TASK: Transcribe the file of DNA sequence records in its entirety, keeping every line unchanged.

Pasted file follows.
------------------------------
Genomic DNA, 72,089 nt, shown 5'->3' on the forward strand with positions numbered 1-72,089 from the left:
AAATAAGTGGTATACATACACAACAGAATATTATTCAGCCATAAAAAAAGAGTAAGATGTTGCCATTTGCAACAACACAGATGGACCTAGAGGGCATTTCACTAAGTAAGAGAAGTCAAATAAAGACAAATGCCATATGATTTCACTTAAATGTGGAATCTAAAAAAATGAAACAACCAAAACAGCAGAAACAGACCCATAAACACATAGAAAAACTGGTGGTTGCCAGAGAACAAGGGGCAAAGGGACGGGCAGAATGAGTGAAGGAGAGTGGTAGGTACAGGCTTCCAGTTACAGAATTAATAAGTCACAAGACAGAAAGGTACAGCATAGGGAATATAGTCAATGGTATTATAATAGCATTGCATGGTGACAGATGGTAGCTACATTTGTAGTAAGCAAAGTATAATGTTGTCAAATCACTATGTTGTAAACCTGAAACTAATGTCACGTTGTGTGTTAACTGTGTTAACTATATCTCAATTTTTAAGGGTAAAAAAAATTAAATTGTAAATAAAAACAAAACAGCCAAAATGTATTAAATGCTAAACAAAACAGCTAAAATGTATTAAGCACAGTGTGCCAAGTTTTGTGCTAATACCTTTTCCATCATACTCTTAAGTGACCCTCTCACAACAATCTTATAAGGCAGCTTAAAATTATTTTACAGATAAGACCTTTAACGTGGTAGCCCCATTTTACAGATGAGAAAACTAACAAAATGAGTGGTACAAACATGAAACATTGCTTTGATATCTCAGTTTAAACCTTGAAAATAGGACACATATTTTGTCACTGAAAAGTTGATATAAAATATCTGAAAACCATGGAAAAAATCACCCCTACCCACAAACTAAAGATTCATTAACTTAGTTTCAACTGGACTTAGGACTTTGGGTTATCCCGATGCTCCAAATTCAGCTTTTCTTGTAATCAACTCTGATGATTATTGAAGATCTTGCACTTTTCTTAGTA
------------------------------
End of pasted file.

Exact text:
Genomic DNA, 72,089 nt, shown 5'->3' on the forward strand with positions numbered 1-72,089 from the left:
AAATAAGTGGTATACATACACAACAGAATATTATTCAGCCATAAAAAAAGAGTAAGATGTTGCCATTTGCAACAACACAGATGGACCTAGAGGGCATTTCACTAAGTAAGAGAAGTCAAATAAAGACAAATGCCATATGATTTCACTTAAATGTGGAATCTAAAAAAATGAAACAACCAAAACAGCAGAAACAGACCCATAAACACATAGAAAAACTGGTGGTTGCCAGAGAACAAGGGGCAAAGGGACGGGCAGAATGAGTGAAGGAGAGTGGTAGGTACAGGCTTCCAGTTACAGAATTAATAAGTCACAAGACAGAAAGGTACAGCATAGGGAATATAGTCAATGGTATTATAATAGCATTGCATGGTGACAGATGGTAGCTACATTTGTAGTAAGCAAAGTATAATGTTGTCAAATCACTATGTTGTAAACCTGAAACTAATGTCACGTTGTGTGTTAACTGTGTTAACTATATCTCAATTTTTAAGGGTAAAAAAAATTAAATTGTAAATAAAAACAAAACAGCCAAAATGTATTAAATGCTAAACAAAACAGCTAAAATGTATTAAGCACAGTGTGCCAAGTTTTGTGCTAATACCTTTTCCATCATACTCTTAAGTGACCCTCTCACAACAATCTTATAAGGCAGCTTAAAATTATTTTACAGATAAGACCTTTAACGTGGTAGCCCCATTTTACAGATGAGAAAACTAACAAAATGAGTGGTACAAACATGAAACATTGCTTTGATATCTCAGTTTAAACCTTGAAAATAGGACACATATTTTGTCACTGAAAAGTTGATATAAAATATCTGAAAACCATGGAAAAAATCACCCCTACCCACAAACTAAAGATTCATTAACTTAGTTTCAACTGGACTTAGGACTTTGGGTTATCCCGATGCTCCAAATTCAGCTTTTCTTGTAATCAACTCTGATGATTATTGAAGATCTTGCACTTTTCTTAGTA